D.C. Investigates Firehouse Prostitution Ring

D.C. fire officials are investigating whether department employees have been running a prostitution ring out of several of the city's firehouses.


D.C. fire officials are investigating whether department employees have been running a prostitution ring out of several of the city's firehouses.

"The allegation is being taken seriously. It is being investigated at this time," said Battalion Chief Kenneth Crosswhite, a spokesman for Fire Chief Dennis L. Rubin.

Chief Crosswhite said no action has been taken against any employee in connection with the investigation. He would not say how many people are under investigation or identify the firehouses where they were stationed.

He declined to comment further on the investigation, saying he wanted to ensure a "fair and equitable process for all our employees."

Sources close to the investigation told The Washington Times that as many as a dozen employees stationed with at least four fire companies citywide are being investigated for involvement in the prostitution ring.

The sources say the ring has been referred to as "D.C. Fems" -- a play on the acronym for the city's Fire and Emergency Medical Services department. The sources say investigators are looking into whether female emergency medical technicians performed sex acts for money on men, including male fire department employees, in the bunkhouses of fire stations since late last year.

Sources say the investigation is also looking at whether a male fire officer might have also been involved in coordinating the operation.

The sources say fire officials learned of the ring during a criminal investigation last month of claims that a sergeant exposed himself to a female emergency medical technician. Sources said that incident occurred July 30 in the lounge area of Engine 8 in the 1500 block of C Street Southeast.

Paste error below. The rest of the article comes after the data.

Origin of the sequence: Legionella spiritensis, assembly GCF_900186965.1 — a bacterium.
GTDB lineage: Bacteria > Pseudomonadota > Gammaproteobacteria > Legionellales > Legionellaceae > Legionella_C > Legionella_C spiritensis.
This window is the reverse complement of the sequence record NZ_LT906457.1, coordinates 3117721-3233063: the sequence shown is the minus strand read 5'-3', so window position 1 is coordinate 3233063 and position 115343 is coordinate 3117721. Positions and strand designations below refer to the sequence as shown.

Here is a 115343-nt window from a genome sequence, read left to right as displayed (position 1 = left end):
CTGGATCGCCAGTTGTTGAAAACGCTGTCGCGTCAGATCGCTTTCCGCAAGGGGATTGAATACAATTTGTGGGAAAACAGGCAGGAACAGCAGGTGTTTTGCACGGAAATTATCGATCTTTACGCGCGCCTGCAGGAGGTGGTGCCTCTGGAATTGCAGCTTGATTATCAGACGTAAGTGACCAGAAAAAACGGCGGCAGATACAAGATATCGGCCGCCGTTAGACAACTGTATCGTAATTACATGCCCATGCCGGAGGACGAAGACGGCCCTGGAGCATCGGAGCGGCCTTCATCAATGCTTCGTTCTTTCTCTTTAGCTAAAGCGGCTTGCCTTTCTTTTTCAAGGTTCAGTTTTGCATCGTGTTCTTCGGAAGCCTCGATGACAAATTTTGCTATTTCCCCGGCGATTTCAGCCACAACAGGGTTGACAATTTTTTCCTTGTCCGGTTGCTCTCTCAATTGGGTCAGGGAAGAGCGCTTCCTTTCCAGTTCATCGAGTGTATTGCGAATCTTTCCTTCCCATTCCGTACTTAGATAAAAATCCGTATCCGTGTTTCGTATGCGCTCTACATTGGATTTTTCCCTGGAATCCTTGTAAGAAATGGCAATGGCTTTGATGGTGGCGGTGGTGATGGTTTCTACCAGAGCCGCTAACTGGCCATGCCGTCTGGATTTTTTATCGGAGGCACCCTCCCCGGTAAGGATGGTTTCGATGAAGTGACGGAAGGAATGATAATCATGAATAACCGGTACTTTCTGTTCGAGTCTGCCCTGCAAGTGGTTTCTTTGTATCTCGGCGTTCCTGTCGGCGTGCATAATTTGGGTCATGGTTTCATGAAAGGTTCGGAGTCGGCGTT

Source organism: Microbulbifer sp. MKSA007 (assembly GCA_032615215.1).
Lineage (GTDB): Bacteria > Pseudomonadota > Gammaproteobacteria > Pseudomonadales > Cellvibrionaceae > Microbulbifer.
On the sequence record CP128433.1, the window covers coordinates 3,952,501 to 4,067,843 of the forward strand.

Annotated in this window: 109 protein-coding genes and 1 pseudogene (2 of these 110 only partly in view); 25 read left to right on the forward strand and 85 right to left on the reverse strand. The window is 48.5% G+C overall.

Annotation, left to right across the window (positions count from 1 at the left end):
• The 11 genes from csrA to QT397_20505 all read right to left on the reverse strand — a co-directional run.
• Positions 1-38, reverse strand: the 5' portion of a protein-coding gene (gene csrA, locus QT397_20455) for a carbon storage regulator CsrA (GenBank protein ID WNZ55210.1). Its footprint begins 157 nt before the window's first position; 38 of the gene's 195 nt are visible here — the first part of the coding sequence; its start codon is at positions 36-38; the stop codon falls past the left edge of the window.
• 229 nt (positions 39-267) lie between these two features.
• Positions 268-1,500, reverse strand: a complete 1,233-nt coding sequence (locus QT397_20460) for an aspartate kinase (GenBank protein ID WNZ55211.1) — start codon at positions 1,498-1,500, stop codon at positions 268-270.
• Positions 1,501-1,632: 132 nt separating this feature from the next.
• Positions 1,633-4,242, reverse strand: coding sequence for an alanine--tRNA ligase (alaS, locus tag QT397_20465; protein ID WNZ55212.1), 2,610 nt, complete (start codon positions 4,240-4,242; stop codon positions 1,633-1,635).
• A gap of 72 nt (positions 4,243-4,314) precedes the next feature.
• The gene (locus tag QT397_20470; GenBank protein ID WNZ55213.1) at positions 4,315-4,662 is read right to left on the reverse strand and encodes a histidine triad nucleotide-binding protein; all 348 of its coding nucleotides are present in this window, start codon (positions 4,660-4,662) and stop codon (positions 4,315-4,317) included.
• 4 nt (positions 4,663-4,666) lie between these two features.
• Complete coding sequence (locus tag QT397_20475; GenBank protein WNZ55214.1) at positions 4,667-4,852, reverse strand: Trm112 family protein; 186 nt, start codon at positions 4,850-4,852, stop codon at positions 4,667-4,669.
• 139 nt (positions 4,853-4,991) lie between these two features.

Sources say Engine 8 is not among the stations being investigated.

Chief Rubin put the sergeant accused of exposing himself on administrative leave after the incident was reported, and the sergeant soon after resigned from the department.

"The D.C. Fire and EMS Department will never, ever tolerate this kind of behavior from any of its members," Chief Rubin said at the time.

The fire chief on Monday announced that the fire department had partnered with the Metropolitan Police Department to form an internal affairs task force to check into claims of unethical or criminal activity by fire department employees. Sources said the formation of the unit was, in part, a response to the prostitution claim.

Chief Rubin said in a statement that he formed the unit "after becoming aware of a number of apparently unrelated, yet disturbing, incidents involving employees."

"I could not in good conscience allow recent allegations of employee misconduct to continue without taking swift and decisive action," he said.

Sources said the investigation of the reputed prostitution ring focuses on Engine 27, at 4201 Minnesota Ave. NE. The station bills itself on its Web site, at www.27engine.com, as "DCFD's busiest single house."

Republished with permission from The Washington Times